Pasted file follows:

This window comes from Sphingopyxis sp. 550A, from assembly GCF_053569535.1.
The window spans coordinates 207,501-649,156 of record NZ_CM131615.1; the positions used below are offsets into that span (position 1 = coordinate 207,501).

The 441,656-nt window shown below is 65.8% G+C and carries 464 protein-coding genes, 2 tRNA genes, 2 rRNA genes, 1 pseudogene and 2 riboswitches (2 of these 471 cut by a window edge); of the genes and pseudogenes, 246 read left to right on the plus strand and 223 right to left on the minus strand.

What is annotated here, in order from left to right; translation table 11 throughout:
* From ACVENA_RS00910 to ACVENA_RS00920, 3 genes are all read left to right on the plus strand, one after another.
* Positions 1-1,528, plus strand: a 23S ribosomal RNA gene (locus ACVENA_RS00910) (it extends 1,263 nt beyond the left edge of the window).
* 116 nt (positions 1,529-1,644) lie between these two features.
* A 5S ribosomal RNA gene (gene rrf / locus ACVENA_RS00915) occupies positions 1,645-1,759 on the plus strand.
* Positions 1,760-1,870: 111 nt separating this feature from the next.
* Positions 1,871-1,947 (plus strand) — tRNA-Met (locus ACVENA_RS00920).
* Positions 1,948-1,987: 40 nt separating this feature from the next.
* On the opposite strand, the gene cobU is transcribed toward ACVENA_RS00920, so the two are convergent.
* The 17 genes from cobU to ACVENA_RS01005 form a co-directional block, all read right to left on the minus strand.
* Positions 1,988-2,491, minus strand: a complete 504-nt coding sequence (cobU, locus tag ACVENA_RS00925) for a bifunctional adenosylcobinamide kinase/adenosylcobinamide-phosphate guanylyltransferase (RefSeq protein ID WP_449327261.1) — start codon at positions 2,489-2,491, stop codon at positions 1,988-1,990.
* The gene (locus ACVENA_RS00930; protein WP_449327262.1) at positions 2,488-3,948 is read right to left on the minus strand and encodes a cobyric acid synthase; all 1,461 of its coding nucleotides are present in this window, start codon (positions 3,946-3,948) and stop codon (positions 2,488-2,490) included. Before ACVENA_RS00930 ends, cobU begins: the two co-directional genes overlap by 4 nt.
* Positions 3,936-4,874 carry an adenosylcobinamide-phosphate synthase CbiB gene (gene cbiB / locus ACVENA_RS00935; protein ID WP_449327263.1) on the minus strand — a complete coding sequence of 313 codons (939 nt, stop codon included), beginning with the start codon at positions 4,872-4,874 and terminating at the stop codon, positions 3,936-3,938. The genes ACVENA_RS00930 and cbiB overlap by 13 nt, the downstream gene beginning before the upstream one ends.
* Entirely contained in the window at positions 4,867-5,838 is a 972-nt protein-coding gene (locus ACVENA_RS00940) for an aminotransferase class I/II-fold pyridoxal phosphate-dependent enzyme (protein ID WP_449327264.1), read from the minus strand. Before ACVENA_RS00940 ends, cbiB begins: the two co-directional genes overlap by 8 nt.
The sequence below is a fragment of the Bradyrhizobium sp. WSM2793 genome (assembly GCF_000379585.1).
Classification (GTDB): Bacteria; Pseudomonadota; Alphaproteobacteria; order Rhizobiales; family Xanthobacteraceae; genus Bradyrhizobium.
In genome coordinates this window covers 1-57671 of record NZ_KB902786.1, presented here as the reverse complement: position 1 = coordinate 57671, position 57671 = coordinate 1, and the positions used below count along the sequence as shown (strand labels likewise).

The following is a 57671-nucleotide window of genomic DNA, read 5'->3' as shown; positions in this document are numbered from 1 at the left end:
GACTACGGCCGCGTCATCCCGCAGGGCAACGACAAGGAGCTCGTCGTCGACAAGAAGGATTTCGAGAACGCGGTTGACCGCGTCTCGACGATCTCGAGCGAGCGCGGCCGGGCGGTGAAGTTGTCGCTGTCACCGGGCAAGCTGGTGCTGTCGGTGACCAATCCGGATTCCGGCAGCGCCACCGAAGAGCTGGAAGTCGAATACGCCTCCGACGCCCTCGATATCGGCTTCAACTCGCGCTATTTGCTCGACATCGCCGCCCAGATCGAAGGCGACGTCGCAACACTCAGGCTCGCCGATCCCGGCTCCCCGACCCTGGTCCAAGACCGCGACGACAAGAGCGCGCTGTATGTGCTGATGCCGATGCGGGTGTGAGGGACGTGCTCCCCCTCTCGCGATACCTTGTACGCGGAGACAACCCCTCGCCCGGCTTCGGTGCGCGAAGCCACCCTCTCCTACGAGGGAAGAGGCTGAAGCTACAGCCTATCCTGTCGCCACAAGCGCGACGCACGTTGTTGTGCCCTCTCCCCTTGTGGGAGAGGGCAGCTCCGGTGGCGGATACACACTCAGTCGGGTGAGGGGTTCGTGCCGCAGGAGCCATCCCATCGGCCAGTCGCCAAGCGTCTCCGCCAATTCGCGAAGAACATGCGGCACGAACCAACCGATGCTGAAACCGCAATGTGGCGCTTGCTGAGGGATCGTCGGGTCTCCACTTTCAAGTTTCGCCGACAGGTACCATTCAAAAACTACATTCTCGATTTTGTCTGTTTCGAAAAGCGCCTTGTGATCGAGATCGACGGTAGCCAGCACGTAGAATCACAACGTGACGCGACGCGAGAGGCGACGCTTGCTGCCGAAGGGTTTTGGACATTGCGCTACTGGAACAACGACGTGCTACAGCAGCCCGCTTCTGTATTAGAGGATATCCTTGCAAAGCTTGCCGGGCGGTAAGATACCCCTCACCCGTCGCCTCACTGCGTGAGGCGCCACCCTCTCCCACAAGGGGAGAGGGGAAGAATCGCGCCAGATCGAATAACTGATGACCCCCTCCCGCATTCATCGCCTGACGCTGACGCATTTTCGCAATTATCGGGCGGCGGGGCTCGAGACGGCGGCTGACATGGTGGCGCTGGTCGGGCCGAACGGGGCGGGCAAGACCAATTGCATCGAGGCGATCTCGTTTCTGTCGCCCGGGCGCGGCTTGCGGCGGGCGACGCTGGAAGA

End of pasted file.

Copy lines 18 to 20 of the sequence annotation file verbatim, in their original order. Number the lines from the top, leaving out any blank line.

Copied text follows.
The sequence below is a fragment of the Bradyrhizobium sp. WSM2793 genome (assembly GCF_000379585.1).
Classification (GTDB): Bacteria; Pseudomonadota; Alphaproteobacteria; order Rhizobiales; family Xanthobacteraceae; genus Bradyrhizobium.
In genome coordinates this window covers 1-57671 of record NZ_KB902786.1, presented here as the reverse complement: position 1 = coordinate 57671, position 57671 = coordinate 1, and the positions used below count along the sequence as shown (strand labels likewise).